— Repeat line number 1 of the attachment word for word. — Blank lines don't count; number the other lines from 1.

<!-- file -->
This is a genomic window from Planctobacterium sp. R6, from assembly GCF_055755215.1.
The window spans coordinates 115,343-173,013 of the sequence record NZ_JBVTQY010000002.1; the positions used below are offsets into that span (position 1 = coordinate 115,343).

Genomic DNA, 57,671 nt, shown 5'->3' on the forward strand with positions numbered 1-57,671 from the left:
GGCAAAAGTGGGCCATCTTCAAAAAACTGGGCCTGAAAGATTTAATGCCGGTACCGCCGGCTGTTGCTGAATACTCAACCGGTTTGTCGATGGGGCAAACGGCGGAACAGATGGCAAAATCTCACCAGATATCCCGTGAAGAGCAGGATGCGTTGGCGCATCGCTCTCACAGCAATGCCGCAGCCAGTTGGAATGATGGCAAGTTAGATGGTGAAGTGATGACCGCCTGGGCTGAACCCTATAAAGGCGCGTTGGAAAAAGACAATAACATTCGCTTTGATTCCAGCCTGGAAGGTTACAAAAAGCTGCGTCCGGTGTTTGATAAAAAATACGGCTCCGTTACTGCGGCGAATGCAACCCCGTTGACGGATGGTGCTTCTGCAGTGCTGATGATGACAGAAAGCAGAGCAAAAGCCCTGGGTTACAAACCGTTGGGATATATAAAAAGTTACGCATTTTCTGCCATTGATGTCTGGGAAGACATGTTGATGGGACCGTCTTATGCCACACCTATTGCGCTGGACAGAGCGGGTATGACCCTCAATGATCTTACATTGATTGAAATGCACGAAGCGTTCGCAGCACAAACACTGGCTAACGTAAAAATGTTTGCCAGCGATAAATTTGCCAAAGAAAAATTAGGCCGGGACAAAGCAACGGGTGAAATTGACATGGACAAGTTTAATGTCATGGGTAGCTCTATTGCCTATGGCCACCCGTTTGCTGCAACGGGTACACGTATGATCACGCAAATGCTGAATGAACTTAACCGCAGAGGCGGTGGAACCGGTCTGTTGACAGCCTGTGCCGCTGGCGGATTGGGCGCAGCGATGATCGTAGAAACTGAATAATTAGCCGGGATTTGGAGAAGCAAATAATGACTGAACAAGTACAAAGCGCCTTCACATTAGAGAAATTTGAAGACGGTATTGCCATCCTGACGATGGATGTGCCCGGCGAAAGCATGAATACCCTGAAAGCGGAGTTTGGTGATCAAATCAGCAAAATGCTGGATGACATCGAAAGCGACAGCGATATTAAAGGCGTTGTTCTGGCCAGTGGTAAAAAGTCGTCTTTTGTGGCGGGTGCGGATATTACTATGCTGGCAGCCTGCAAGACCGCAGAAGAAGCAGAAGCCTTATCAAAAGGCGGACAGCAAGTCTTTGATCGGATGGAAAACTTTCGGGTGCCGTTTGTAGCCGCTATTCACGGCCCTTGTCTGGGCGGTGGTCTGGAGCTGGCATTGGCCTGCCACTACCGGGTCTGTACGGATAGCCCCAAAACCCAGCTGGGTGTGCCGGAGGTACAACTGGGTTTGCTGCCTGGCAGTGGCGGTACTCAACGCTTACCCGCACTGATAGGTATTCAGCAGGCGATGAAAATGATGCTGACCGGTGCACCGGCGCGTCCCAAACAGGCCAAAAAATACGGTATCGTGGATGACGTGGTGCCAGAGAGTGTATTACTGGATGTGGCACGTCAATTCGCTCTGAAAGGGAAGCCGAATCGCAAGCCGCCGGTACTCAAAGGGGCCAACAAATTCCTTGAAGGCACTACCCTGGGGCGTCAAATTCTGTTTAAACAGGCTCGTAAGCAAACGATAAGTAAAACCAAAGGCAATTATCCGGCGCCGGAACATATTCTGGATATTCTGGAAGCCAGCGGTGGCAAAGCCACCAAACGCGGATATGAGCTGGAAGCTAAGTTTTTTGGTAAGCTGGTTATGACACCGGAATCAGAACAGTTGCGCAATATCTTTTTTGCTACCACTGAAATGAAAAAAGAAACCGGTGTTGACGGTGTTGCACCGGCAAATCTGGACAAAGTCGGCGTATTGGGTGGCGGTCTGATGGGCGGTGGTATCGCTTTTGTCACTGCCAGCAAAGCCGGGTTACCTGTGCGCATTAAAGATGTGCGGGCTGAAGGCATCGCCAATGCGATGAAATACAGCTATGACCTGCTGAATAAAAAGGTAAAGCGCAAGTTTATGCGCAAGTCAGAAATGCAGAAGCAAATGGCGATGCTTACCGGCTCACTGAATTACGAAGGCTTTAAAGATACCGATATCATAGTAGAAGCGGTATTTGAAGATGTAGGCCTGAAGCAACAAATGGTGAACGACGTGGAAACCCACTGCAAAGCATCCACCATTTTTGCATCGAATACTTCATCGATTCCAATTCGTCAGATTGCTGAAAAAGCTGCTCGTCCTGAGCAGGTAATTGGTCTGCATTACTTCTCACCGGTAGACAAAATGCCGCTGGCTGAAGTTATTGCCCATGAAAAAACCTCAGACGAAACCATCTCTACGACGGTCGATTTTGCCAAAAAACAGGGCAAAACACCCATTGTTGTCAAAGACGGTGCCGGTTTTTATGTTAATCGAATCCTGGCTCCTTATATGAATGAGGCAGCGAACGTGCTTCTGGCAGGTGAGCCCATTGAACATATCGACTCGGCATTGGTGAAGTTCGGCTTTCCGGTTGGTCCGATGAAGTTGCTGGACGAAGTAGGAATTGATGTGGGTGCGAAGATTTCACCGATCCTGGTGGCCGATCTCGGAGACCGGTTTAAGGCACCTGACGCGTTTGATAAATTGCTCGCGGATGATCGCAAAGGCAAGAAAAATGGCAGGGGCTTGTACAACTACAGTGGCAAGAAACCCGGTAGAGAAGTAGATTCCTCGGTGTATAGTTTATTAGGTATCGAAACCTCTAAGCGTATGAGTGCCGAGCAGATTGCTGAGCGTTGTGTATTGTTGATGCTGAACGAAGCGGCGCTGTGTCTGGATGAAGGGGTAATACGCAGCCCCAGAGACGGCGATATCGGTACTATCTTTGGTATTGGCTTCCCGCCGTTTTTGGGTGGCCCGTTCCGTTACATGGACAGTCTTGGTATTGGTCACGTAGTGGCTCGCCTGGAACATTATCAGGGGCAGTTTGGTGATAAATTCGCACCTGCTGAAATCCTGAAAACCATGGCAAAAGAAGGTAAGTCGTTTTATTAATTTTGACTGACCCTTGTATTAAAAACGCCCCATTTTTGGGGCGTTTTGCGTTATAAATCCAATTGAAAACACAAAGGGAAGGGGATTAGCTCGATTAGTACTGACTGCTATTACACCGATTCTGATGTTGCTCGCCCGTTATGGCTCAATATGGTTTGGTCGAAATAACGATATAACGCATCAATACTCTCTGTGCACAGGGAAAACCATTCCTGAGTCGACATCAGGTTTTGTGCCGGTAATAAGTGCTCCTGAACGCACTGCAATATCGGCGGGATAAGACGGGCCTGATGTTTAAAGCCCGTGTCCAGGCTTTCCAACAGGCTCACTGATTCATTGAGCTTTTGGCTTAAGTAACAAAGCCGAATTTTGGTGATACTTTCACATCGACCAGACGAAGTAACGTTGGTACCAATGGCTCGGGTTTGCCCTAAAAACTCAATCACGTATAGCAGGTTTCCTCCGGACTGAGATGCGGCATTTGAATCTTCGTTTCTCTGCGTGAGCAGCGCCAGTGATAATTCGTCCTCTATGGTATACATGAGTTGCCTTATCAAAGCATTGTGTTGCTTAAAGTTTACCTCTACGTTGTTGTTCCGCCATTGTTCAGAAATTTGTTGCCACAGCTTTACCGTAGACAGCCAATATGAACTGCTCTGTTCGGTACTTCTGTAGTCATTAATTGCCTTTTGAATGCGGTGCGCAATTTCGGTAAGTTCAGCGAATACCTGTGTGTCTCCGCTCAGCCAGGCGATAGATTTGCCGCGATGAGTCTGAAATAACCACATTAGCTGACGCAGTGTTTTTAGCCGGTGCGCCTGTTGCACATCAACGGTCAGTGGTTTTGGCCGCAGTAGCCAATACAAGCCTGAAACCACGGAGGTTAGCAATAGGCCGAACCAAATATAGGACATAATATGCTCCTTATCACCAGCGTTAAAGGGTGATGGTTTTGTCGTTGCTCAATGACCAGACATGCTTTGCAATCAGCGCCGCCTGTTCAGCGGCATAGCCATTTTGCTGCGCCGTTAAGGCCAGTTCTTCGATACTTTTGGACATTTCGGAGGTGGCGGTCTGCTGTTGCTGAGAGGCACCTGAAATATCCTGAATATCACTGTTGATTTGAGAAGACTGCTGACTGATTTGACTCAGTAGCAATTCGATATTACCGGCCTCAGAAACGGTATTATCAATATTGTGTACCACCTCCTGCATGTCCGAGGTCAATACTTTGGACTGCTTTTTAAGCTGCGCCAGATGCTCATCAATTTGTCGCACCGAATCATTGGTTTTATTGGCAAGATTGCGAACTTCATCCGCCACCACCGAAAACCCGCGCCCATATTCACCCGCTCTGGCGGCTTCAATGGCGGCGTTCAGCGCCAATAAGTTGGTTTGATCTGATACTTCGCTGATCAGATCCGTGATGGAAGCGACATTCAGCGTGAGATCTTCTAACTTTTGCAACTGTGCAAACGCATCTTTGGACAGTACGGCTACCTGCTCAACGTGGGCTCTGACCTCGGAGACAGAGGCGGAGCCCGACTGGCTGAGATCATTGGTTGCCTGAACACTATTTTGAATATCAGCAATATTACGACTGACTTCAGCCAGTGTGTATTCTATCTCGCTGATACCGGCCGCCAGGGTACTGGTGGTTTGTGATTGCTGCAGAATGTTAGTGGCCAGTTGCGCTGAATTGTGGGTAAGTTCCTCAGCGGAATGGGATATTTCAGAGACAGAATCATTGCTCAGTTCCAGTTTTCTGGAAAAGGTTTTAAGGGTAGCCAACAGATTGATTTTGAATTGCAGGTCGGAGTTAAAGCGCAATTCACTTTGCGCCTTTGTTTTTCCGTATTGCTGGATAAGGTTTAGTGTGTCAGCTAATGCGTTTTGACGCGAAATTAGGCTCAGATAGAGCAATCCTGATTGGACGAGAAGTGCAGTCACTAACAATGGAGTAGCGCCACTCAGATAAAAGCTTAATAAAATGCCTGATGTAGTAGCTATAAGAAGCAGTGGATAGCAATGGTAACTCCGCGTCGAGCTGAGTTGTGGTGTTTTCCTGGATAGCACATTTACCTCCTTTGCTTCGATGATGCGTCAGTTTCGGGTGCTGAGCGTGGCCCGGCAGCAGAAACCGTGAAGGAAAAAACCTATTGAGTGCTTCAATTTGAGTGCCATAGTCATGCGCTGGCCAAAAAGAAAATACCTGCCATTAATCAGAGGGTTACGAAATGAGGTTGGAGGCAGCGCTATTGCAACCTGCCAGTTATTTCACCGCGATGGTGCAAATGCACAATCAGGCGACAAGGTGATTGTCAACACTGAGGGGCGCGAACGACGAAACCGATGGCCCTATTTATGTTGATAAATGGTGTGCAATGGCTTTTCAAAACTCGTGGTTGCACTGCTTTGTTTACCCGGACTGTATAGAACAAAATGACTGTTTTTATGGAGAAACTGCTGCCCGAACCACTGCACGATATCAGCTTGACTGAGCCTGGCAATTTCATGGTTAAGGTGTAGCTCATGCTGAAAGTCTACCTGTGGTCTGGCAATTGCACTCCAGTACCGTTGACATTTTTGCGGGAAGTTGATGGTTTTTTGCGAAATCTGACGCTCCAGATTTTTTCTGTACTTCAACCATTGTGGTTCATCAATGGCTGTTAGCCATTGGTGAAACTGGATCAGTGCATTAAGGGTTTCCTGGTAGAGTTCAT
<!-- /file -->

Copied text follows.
This is a genomic window from Planctobacterium sp. R6, from assembly GCF_055755215.1.